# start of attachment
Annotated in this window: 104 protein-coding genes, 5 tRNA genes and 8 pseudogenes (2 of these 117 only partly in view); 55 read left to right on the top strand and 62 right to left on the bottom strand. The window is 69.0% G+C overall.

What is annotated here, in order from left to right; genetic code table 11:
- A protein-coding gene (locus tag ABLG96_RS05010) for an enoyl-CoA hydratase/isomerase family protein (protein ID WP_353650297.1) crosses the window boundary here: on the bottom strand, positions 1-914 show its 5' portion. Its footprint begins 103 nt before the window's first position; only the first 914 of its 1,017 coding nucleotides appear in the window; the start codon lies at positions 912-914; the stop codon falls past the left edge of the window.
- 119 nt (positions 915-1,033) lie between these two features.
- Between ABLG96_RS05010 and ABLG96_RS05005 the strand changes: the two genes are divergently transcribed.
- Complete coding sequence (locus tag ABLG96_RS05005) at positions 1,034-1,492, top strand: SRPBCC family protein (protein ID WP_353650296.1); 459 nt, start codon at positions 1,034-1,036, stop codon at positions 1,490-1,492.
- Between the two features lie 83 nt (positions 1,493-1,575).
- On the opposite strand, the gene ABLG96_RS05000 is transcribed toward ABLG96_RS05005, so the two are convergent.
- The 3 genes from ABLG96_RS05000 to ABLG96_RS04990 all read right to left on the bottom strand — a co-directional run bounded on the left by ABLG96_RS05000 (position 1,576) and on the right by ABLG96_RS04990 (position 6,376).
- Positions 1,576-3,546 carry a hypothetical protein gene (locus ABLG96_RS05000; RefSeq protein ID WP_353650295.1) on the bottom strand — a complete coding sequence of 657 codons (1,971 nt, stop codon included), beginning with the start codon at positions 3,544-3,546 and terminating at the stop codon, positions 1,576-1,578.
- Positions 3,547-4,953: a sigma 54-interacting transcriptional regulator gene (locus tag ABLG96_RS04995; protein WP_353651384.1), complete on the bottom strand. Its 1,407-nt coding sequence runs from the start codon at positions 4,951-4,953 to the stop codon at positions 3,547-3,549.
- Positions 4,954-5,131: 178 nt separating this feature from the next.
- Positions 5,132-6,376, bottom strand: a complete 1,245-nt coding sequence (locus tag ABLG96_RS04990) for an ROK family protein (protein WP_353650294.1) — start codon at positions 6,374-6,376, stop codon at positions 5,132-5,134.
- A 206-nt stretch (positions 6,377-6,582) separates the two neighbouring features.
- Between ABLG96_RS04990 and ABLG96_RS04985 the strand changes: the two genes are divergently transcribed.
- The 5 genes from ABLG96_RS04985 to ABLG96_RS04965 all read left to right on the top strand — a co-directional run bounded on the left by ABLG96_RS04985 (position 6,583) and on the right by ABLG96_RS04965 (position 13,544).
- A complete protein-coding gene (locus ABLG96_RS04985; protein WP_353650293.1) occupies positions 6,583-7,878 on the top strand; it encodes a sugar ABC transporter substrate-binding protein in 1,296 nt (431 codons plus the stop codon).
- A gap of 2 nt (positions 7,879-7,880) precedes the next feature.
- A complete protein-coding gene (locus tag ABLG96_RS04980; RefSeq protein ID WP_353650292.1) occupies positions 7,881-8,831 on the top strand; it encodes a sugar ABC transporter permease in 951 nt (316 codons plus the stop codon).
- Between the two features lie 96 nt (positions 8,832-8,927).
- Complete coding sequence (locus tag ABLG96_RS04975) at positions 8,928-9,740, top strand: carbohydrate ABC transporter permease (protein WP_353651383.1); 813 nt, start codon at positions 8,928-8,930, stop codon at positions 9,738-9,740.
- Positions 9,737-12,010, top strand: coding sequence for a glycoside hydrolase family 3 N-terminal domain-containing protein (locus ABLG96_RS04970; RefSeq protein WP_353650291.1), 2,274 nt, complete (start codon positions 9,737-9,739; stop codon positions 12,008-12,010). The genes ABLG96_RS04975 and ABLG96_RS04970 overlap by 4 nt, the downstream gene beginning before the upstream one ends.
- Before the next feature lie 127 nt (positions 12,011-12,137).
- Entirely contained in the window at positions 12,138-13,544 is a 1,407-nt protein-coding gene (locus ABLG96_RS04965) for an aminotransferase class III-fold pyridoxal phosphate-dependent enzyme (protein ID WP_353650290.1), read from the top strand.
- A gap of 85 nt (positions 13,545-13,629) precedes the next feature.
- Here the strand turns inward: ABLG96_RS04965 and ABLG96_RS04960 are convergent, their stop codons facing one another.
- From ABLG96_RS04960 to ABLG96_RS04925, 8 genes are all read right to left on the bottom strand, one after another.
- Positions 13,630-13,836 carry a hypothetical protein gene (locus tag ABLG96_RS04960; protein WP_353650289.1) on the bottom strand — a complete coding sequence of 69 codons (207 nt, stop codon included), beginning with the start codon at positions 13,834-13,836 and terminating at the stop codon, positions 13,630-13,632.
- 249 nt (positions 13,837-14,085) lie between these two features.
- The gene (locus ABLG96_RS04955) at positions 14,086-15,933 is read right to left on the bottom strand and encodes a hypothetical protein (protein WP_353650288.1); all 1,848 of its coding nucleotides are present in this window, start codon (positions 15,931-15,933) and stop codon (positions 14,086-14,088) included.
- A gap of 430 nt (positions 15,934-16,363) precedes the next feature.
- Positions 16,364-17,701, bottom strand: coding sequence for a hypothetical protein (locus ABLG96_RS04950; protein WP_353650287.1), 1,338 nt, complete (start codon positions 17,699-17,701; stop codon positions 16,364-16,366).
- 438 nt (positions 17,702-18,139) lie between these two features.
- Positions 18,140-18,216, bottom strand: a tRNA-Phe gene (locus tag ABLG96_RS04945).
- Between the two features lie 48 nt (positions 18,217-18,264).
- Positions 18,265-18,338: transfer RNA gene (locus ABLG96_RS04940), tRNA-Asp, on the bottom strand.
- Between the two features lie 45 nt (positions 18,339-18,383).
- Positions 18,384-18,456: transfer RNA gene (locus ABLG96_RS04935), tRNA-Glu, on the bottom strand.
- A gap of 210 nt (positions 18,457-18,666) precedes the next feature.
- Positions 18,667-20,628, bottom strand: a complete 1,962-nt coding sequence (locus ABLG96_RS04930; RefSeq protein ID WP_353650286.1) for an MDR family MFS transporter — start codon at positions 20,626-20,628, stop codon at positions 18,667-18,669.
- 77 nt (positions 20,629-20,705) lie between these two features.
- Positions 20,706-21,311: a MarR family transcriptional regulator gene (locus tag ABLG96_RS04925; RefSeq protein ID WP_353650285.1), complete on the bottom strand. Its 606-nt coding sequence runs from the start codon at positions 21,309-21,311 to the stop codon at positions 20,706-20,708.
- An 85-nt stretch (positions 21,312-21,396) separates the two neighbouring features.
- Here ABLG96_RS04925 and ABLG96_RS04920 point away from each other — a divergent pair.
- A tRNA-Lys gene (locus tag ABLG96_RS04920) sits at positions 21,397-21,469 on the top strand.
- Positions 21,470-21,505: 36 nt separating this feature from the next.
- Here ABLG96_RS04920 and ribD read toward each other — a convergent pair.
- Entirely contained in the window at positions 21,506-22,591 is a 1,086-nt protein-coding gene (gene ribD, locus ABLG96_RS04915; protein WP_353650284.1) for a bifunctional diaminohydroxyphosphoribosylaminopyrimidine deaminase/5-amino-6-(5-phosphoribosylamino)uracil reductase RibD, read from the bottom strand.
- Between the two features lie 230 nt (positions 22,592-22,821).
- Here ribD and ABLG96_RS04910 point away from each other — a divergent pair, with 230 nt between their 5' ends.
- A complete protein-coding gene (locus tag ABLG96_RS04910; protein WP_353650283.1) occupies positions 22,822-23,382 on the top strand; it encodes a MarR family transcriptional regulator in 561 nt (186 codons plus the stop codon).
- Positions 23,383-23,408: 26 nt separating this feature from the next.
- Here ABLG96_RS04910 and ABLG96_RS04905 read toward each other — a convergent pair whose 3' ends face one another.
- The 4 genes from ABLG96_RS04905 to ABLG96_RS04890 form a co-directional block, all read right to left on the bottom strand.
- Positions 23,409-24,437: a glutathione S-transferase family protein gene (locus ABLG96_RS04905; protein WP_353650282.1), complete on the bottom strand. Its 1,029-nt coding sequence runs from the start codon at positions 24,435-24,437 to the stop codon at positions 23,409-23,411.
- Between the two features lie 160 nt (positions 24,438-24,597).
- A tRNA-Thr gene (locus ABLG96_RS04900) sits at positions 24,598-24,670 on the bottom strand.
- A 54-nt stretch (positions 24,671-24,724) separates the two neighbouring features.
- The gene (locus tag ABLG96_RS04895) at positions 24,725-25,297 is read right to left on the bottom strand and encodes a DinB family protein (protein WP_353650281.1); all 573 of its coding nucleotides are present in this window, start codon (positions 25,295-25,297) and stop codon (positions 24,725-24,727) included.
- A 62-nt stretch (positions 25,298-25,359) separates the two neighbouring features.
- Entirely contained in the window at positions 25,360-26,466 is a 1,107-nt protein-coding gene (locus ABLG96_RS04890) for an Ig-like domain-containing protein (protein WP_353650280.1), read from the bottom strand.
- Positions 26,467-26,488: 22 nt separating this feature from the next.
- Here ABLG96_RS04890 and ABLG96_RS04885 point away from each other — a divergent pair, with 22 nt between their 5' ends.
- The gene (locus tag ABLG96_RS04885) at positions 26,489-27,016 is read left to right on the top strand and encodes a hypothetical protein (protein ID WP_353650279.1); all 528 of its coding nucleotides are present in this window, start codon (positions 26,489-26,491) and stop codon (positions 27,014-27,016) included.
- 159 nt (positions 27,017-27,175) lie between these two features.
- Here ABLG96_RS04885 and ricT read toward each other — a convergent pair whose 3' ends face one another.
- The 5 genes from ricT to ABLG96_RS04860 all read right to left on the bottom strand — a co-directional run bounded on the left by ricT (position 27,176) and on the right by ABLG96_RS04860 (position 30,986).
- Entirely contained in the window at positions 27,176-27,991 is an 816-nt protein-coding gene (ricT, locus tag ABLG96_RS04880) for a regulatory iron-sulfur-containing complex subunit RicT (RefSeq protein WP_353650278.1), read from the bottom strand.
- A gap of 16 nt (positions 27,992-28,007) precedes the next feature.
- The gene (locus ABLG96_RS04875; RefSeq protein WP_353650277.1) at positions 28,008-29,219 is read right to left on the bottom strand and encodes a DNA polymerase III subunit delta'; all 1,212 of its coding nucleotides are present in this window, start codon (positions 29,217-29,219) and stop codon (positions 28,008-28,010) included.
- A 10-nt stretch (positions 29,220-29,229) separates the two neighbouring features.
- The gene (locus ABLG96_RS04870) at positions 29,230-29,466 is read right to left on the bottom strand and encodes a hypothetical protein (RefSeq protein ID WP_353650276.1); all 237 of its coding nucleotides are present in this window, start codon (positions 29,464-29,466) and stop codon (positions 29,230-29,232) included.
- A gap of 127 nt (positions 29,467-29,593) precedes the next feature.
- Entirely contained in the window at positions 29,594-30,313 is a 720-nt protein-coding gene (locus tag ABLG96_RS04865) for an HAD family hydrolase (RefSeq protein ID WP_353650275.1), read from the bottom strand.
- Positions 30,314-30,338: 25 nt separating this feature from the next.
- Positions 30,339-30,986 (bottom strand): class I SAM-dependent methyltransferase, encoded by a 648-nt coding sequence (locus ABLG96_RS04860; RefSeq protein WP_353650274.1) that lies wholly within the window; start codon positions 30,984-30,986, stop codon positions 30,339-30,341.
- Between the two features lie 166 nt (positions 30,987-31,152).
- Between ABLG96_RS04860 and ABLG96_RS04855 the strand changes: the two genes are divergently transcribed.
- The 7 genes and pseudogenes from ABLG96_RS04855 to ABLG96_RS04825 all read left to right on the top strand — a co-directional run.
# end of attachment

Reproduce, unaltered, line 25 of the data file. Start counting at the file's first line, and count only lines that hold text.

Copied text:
- A gap of 85 nt (positions 13,545-13,629) precedes the next feature.